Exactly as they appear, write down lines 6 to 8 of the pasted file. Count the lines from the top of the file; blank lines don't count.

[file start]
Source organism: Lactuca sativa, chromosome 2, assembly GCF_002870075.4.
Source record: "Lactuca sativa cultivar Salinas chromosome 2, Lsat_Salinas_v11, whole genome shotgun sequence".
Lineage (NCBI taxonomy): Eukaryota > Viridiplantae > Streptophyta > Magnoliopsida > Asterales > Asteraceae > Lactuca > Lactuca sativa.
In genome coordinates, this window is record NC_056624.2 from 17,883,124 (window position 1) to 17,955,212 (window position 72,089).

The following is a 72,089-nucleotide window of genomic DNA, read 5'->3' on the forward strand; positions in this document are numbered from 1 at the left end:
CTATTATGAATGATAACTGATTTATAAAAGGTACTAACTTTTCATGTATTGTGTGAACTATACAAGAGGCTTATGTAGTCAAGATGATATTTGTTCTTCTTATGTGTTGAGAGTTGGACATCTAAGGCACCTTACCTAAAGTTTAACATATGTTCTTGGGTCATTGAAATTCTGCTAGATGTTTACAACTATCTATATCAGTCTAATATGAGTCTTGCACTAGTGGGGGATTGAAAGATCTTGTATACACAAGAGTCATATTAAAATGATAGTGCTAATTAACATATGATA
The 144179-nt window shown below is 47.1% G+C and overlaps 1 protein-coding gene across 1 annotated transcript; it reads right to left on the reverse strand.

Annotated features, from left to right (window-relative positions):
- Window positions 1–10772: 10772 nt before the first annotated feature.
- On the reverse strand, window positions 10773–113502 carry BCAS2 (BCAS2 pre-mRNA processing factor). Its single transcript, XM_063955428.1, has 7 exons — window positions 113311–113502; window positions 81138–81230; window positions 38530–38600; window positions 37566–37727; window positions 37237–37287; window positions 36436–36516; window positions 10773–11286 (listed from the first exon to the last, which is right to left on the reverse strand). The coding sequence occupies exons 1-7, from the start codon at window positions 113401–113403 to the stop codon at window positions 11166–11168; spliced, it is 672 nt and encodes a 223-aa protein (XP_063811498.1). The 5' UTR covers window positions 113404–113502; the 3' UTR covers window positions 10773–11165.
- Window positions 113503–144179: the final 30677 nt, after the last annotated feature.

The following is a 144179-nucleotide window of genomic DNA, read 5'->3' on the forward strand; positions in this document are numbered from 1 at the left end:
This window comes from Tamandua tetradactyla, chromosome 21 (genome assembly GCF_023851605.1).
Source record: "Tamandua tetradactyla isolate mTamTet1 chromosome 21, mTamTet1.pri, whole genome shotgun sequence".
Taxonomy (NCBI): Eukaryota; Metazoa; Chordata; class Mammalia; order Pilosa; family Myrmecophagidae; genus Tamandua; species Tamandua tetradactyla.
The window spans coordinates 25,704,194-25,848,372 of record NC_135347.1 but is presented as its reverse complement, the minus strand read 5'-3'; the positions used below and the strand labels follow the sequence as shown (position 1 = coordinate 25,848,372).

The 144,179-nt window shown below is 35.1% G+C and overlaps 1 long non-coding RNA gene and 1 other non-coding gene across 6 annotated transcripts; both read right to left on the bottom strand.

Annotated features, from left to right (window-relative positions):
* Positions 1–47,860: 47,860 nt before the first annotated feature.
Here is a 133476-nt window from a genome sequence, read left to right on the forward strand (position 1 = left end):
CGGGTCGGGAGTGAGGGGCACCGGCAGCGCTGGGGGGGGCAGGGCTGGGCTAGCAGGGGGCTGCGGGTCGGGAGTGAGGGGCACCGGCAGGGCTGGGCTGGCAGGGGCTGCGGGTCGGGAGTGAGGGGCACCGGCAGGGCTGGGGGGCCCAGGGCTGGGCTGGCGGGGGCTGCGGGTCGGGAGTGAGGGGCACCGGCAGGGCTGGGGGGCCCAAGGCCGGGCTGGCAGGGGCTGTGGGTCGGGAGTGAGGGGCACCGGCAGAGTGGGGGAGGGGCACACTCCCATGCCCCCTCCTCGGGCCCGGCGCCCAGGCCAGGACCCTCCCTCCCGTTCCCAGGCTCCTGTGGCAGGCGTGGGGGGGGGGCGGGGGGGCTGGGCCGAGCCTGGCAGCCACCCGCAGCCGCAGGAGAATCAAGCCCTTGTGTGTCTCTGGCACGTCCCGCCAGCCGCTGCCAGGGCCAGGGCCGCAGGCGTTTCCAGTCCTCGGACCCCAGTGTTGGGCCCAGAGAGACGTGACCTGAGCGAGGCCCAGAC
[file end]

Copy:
CTATTATGAATGATAACTGATTTATAAAAGGTACTAACTTTTCATGTATTGTGTGAACTATACAAGAGGCTTATGTAGTCAAGATGATATTTGTTCTTCTTATGTGTTGAGAGTTGGACATCTAAGGCACCTTACCTAAAGTTTAACATATGTTCTTGGGTCATTGAAATTCTGCTAGATGTTTACAACTATCTATATCAGTCTAATATGAGTCTTGCACTAGTGGGGGATTGAAAGATCTTGTATACACAAGAGTCATATTAAAATGATAGTGCTAATTAACATATGATA
The 144179-nt window shown below is 47.1% G+C and overlaps 1 protein-coding gene across 1 annotated transcript; it reads right to left on the reverse strand.

Annotated features, from left to right (window-relative positions):